Darren Olguin is a life-long Oakland Raiders fan.

Each home game, Olguin and his wife drive from Merced to Oakland and enjoy the experience as part of the “Raiders Gaters D Block.” The routine is the same each trip and it is something Olguin cherishes.

“We meet at the same gas station across the street from the stadium and get our cars lined up,” said Olguin. “The gates open at 8 p.m., we get in, line up our cars – the Sheriffs do a great job helping line people up – and then everyone knows their jobs.”

It’s a machine-like process.

“The tents go up, the tables are set up, then the food goes on,” said Olguin. “Breakfast comes first and you can smell the chorizo and eggs. Then the music starts and we all just fall into our groove.”

891852_10201975962788750_256311547_o

Darren Olguin enjoying the tailgate!

The group is run by Scott Fareas and Fareas controls the menu for each game. The group has a Facebook page and it’s there or through e-mail that members know what to bring.

“(Fareas) will notify people or post on Facebook that say we are having a Cajun-theme, so bring a Cajun dish,” explained Olguin. “There is always tri-tip, ribs and chicken and some theme. We are just one big happy family that feels the love for the Raiders.”

There is a van with three TV’s and a DJ spinning the tunes. There is something for everyone. The party lasts up until kickoff is close and sometimes continues after the game.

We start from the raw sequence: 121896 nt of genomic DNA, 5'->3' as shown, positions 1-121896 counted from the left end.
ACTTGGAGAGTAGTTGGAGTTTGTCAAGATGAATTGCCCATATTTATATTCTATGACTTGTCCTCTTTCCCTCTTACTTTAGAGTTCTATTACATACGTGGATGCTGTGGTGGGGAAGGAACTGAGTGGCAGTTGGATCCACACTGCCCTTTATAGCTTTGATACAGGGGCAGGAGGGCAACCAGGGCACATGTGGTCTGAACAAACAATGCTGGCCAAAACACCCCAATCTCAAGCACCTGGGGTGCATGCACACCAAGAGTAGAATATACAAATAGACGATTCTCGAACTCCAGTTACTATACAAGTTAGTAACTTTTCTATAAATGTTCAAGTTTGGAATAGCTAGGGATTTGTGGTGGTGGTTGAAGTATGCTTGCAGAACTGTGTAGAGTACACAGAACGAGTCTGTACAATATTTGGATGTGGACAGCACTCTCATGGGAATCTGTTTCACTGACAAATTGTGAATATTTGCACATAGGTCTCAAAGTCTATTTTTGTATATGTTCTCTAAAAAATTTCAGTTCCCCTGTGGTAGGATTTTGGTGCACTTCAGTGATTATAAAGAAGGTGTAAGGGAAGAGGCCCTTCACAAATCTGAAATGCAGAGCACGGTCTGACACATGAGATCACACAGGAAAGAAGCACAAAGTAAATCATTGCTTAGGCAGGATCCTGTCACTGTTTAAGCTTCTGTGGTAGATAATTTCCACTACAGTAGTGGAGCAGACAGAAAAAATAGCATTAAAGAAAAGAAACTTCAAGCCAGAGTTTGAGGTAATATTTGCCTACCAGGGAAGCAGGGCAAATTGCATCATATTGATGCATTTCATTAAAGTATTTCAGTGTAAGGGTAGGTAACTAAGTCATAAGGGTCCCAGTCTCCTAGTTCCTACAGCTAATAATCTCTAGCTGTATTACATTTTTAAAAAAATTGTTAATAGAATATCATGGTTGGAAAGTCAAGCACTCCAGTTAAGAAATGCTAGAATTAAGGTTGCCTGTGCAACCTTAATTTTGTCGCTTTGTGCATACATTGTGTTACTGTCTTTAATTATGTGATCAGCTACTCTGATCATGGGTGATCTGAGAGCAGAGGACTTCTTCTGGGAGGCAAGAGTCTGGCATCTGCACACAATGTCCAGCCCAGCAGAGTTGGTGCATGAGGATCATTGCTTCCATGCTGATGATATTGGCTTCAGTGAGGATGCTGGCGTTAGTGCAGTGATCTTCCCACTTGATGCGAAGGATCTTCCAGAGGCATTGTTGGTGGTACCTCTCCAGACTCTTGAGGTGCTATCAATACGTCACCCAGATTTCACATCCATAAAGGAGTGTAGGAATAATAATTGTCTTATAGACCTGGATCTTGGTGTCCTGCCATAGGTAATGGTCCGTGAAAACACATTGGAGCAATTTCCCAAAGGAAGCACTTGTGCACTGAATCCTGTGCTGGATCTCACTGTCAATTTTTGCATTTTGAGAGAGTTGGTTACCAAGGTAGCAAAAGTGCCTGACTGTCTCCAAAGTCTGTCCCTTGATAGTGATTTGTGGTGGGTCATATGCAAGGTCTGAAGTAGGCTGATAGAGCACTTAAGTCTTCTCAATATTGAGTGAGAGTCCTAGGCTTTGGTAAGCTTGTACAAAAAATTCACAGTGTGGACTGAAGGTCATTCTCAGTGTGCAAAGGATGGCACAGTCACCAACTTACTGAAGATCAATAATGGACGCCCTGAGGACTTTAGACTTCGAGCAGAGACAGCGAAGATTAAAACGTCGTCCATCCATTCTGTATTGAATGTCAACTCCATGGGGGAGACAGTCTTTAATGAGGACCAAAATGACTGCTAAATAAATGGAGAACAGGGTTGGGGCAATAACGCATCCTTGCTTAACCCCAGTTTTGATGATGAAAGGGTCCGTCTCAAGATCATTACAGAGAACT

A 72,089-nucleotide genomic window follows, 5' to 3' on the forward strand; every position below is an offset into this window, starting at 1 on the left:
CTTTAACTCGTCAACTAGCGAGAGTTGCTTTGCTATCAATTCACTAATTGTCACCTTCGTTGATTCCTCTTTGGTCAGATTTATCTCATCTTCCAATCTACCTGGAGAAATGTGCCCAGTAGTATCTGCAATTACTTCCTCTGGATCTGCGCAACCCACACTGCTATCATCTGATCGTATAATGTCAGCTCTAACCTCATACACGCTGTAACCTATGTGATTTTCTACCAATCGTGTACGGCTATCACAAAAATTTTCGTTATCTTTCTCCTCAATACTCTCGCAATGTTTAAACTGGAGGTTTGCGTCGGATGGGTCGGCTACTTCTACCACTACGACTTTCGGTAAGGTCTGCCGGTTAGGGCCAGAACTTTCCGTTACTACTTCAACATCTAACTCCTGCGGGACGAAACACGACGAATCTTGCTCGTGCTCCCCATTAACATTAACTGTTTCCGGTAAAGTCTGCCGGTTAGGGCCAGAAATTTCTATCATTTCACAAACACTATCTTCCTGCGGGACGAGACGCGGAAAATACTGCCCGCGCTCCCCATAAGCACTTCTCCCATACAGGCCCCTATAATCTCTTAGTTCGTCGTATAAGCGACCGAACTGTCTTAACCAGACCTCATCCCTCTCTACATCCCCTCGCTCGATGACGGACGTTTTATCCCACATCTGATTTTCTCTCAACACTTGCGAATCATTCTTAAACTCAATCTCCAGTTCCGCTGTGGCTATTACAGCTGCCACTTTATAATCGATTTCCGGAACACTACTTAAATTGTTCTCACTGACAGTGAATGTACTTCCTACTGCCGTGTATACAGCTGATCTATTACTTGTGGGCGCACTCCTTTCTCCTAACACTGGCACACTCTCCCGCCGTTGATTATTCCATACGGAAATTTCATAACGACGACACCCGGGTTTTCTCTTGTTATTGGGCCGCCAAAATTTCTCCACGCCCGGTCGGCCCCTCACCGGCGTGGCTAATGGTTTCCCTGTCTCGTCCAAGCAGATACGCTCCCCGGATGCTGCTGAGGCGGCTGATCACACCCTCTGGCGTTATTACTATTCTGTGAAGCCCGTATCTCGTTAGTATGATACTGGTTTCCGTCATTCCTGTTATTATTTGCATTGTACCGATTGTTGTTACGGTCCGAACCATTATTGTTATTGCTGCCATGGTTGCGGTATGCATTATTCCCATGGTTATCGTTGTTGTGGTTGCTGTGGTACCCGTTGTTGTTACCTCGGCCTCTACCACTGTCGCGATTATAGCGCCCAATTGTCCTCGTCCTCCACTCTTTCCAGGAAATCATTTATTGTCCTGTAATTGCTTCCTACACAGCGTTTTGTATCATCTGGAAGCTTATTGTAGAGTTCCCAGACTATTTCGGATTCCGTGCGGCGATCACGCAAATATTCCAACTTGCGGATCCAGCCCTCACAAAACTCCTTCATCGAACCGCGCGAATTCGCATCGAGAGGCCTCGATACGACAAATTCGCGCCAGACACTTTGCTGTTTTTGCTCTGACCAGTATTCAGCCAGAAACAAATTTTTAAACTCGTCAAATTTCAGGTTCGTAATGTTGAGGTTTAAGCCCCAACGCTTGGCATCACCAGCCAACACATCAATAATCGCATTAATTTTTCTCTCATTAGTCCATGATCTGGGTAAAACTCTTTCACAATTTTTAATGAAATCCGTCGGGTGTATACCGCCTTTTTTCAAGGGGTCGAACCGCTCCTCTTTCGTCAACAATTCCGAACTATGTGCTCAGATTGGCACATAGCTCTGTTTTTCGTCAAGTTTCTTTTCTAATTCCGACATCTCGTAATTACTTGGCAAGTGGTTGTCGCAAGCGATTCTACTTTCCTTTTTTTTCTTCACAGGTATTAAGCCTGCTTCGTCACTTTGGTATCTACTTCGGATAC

“Some people will stick around and have their celebratory drink or their sad drink,” said Olguin. “I try to get out pretty close to the end of the game as I have so far to drive.”

12351782_10208177047972004_506082944_o

One thing that Olguin almost bristles at is the perception that if someone wearing an opposing jersey ventures on to the property, they are taking their lives into their own hands.

“I have never seen anyone jumped or anything when they have the opposing jersey on,” said Olguin. “The parking lot is so mellow – we have people tailgating with us that are rooting for the other team every week. The only time I have seen something happen inside at a game is when the opposing fan takes it too far. My wife has never been afraid to come to a game. As fans we self-police and make sure everything is cool.”

 

The big questions that looms for the Raiders Nation is, how will you feel if the team goes back to Southern California, Las Vegas, San Diego or San Antonio?

“I can’t believe they will leave,” said Olguin. “This is their home, where they belong. I bleed Silver and Black. I followed them when they were in LA before and I will if they leave again. Raiders’ fans are old school – we’re like a wet dog. You can kick us and we keep coming back. Always a Raiders’ fan.”

By Dennis Miller